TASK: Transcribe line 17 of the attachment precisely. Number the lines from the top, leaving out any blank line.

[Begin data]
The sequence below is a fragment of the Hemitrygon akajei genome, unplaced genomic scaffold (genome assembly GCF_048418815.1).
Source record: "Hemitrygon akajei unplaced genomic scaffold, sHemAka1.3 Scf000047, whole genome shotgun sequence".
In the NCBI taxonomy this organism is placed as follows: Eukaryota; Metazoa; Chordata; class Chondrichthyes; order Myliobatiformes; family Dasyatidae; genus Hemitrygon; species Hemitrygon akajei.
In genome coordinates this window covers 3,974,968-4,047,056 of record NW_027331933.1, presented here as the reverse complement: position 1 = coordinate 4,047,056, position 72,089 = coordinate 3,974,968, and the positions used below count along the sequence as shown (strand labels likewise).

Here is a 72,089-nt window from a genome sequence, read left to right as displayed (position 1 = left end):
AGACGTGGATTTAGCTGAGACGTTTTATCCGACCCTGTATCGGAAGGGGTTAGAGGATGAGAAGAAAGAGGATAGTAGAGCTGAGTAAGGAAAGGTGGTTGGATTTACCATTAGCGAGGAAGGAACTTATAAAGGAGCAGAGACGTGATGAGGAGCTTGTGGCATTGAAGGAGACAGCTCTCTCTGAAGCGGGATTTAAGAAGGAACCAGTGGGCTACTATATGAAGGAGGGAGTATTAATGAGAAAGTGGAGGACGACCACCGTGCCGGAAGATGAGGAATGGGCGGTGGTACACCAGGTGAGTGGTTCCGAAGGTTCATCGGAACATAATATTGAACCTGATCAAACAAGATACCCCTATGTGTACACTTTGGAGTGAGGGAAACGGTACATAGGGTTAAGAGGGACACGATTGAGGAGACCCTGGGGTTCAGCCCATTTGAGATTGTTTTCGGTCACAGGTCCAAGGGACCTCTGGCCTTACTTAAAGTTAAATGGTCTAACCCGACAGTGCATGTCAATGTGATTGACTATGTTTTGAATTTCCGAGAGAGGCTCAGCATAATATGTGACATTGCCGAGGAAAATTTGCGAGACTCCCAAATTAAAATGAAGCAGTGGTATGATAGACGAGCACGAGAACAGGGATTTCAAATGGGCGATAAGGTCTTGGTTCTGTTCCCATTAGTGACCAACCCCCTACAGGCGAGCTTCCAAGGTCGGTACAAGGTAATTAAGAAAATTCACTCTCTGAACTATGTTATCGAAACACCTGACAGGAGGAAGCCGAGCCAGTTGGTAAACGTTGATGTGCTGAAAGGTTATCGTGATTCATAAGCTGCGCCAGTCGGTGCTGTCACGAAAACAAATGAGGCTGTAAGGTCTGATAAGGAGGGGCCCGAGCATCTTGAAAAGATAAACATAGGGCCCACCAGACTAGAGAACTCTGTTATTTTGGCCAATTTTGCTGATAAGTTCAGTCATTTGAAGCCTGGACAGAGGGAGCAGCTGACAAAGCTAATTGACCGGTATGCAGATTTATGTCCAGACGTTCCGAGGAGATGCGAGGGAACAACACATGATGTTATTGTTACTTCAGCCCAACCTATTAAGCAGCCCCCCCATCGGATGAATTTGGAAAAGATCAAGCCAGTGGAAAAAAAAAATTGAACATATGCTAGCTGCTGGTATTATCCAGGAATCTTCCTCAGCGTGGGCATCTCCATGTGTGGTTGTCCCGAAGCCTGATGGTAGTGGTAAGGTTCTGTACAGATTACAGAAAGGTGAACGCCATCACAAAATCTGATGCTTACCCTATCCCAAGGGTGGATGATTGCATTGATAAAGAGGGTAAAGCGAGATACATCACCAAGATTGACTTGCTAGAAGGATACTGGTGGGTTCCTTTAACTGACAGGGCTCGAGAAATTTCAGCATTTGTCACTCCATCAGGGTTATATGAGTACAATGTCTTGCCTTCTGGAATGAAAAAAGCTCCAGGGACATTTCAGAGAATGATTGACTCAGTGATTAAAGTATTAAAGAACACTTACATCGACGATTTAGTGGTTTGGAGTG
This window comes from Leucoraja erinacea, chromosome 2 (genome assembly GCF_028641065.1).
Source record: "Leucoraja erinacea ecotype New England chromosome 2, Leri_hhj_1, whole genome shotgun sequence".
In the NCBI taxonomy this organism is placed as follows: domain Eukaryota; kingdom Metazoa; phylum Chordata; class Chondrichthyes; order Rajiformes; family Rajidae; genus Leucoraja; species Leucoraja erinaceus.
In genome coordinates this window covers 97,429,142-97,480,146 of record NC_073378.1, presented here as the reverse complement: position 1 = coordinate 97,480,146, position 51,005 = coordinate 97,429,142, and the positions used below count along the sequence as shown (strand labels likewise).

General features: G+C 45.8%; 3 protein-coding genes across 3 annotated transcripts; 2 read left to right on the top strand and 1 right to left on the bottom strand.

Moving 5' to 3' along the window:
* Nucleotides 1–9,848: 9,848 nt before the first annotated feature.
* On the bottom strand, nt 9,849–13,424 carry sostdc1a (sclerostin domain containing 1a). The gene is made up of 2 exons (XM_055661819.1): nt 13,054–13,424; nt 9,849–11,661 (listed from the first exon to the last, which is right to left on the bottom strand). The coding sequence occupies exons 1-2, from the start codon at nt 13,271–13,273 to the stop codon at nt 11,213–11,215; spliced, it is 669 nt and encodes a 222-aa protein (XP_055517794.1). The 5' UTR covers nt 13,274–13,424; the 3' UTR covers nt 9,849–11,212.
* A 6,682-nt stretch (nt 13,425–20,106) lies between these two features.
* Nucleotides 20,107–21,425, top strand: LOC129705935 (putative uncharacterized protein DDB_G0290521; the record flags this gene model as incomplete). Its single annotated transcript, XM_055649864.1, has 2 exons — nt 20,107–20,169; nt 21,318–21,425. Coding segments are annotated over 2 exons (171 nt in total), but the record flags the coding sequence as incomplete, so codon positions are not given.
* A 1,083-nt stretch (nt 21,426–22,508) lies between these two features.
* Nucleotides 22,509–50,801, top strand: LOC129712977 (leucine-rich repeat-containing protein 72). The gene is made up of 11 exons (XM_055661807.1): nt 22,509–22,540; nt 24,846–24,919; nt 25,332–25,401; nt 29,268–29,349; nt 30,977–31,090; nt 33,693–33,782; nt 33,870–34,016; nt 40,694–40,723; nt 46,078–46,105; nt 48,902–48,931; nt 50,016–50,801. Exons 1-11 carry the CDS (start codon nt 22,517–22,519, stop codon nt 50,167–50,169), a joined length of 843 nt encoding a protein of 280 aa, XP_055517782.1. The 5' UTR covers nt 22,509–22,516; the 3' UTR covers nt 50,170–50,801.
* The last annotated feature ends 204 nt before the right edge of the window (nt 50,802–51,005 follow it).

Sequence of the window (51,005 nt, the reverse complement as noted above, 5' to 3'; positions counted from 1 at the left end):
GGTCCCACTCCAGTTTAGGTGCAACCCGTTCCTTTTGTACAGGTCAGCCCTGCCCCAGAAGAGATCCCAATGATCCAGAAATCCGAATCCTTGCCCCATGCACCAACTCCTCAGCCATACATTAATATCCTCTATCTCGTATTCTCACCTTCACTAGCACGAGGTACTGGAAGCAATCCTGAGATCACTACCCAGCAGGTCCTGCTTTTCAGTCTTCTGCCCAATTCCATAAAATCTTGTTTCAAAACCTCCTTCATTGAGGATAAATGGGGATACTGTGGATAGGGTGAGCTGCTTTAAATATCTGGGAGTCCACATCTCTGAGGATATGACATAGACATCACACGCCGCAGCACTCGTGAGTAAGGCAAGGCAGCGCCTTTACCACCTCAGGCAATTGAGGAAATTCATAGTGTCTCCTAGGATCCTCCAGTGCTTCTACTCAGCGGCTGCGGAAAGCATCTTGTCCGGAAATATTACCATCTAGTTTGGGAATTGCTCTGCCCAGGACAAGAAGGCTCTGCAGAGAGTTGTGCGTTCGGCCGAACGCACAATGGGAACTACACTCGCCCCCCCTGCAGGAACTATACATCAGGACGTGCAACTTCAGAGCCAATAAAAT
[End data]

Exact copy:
* A 1,083-nt stretch (nt 21,426–22,508) lies between these two features.